4,000 troops on standby to help the NHS cope if it is in danger of becoming overwhelmed this winter


Could the Army be the answer? 4,000 troops are on standby to help the NHS cope if it is in danger of becoming overwhelmed this winter

  • Scientists are concerned over seasonal pressures on already stretched hospitals
  • Troops are ready to administer vaccines, test for Covid and drive ambulances
  • Emerged yesterday ministers considering ‘restructuring’ the NHS waiting list 


Four thousand troops are on standby to aid the NHS deal with a winter crisis, the Defence Secretary said last night.

Ben Wallace said they are ‘ready to help’ carry out tasks such as administering vaccines, testing for Covid, driving ambulances and providing general support in hospitals.

The revelation is among the surest signs yet that ministers are on ‘a war footing’ ahead of a feared winter crisis in the NHS.

Four thousand troops are on standby to aid the NHS deal with a winter crisis, the Defence Secretary (pictured) said last night

Four thousand troops are on standby to aid the NHS deal with a winter crisis, the Defence Secretary (pictured) said last night

Scientists are increasingly concerned over the impact that coronavirus, flu and other seasonal pressures could have on already stretched hospitals in the weeks ahead.

And it emerged yesterday that ministers in England are considering ‘restructuring’ the NHS waiting list to counter fears that it is becoming overwhelmed.

Many obese patients who are waiting for minor operations but have been told they must first lose weight could be removed from waiting lists.

Last week the Royal Cornwall Hospitals Trust declared a critical incident, with up to 100 patients waiting to be seen in the emergency department and 25 ambulances waiting outside.

Managers contacted staff asking them to work extra hours to help handle ‘intense pressures’ and families were urged to contact wards if they could provide support to enable someone waiting for home care to leave hospital sooner.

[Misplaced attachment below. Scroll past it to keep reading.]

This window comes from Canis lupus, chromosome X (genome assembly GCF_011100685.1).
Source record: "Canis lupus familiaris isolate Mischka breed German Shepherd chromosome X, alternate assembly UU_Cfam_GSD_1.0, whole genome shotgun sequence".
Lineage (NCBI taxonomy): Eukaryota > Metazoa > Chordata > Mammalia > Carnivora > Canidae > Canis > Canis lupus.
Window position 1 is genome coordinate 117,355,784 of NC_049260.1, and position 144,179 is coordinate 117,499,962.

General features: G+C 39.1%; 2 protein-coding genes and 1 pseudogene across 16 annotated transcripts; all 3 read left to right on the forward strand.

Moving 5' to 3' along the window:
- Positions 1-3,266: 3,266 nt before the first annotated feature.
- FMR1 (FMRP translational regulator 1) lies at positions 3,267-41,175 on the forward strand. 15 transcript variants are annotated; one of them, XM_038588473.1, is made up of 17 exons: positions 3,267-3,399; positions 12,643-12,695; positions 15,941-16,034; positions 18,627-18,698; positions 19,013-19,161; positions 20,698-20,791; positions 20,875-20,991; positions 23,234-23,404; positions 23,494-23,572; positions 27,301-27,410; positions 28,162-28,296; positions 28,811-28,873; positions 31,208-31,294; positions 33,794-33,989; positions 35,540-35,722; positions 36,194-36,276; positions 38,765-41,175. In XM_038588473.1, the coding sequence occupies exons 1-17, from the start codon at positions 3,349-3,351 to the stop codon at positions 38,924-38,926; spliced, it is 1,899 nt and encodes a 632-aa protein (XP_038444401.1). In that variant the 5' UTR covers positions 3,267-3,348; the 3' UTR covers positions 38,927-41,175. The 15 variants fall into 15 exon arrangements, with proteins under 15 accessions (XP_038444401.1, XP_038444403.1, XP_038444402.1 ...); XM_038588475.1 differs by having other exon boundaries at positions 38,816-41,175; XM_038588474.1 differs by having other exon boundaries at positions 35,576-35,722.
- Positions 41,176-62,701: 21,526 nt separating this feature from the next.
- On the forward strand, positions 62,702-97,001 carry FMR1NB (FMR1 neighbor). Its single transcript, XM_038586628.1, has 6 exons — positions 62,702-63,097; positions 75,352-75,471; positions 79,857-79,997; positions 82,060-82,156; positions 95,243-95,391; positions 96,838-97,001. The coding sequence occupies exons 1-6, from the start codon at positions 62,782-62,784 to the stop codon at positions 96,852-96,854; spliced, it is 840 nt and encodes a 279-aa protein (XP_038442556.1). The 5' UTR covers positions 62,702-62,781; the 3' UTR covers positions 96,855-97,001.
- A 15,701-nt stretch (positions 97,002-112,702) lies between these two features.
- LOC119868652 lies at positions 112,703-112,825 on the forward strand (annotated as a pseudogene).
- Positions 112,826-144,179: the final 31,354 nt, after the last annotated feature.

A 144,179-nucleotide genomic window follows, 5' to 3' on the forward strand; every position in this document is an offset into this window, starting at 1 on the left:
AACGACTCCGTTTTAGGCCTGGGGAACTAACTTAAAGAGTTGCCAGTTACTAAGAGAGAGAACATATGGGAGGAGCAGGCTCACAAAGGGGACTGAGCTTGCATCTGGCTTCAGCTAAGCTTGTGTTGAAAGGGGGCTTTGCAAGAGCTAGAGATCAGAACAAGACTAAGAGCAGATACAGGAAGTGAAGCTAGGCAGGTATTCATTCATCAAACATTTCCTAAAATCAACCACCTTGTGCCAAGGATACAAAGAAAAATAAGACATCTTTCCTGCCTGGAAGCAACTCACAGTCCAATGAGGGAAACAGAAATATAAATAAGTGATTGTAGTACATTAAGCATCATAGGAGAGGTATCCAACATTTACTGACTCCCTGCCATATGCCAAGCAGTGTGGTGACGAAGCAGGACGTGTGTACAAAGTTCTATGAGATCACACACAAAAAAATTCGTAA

Ben Wallace said they are ‘ready to help’ carry out tasks such as administering vaccines, testing for Covid, driving ambulances and providing general support in hospitals

Ben Wallace said they are ‘ready to help’ carry out tasks such as administering vaccines, testing for Covid, driving ambulances and providing general support in hospitals

Several Scottish health boards are pleading for further military support to help them cope with soaring demand and to roll out the booster vaccine.

Mr Wallace, speaking in Scotland, said: ‘We’ve got plenty [of armed forces personnel available] and in winter we put on standby thousands of military personnel, mainly because of our experience of floods and things.

‘We have already put on standby something like 4,000-plus people, for the whole of the United Kingdom.’

Pledging that more support will be provided in Scotland if needed, he said: ‘They [the Armed Forces] all belong to the United Kingdom. Nicola Sturgeon might be SNP but if the people of Scotland need the support of defence, they’ll get it.’ However, he warned that additional support from military personnel cannot be used to let devolved governments ‘off the hook’ for policy failings. It will only be provided for the ‘next few months’, or however long the pandemic lasts, but should not be expected beyond that.

Meanwhile, the UK’s top gynaecologist warned last night that NHS maternity services are near breaking point.

Meanwhile, the UK’s top gynaecologist warned last night that NHS maternity services are near breaking point

Meanwhile, the UK’s top gynaecologist warned last night that NHS maternity services are near breaking point

Dr Edward Morris, president of the Royal College of Obstetricians and Gynaecologists, said: ‘We’re becoming increasingly concerned about the immense pressures facing our maternity staff this winter if the situation continues as it is.

‘With the number of Covid-19 cases rising, the NHS could soon be in a situation where it is unable to deliver the care it needs to or deal with the huge backlog that has already built up.’

He told The Guardian that many women and girls suffering from gynaecological conditions are currently on extensive waiting lists with ‘no end in sight’.

And Dr Katherine Henderson, president of the Royal College of Emergency Medicine, said: ‘We are already struggling to cope.

‘This is not something that’s coming in the next couple of months, we are already in a terrible place where we have got large queues of ambulances with vulnerable people waiting to be offloaded into departments and other patients at home waiting to be picked up by the ambulance.’

She told Sky News: ‘The system is incredibly busy. We are already reaching a point where you don’t get an immediate answer when you ring 999.’

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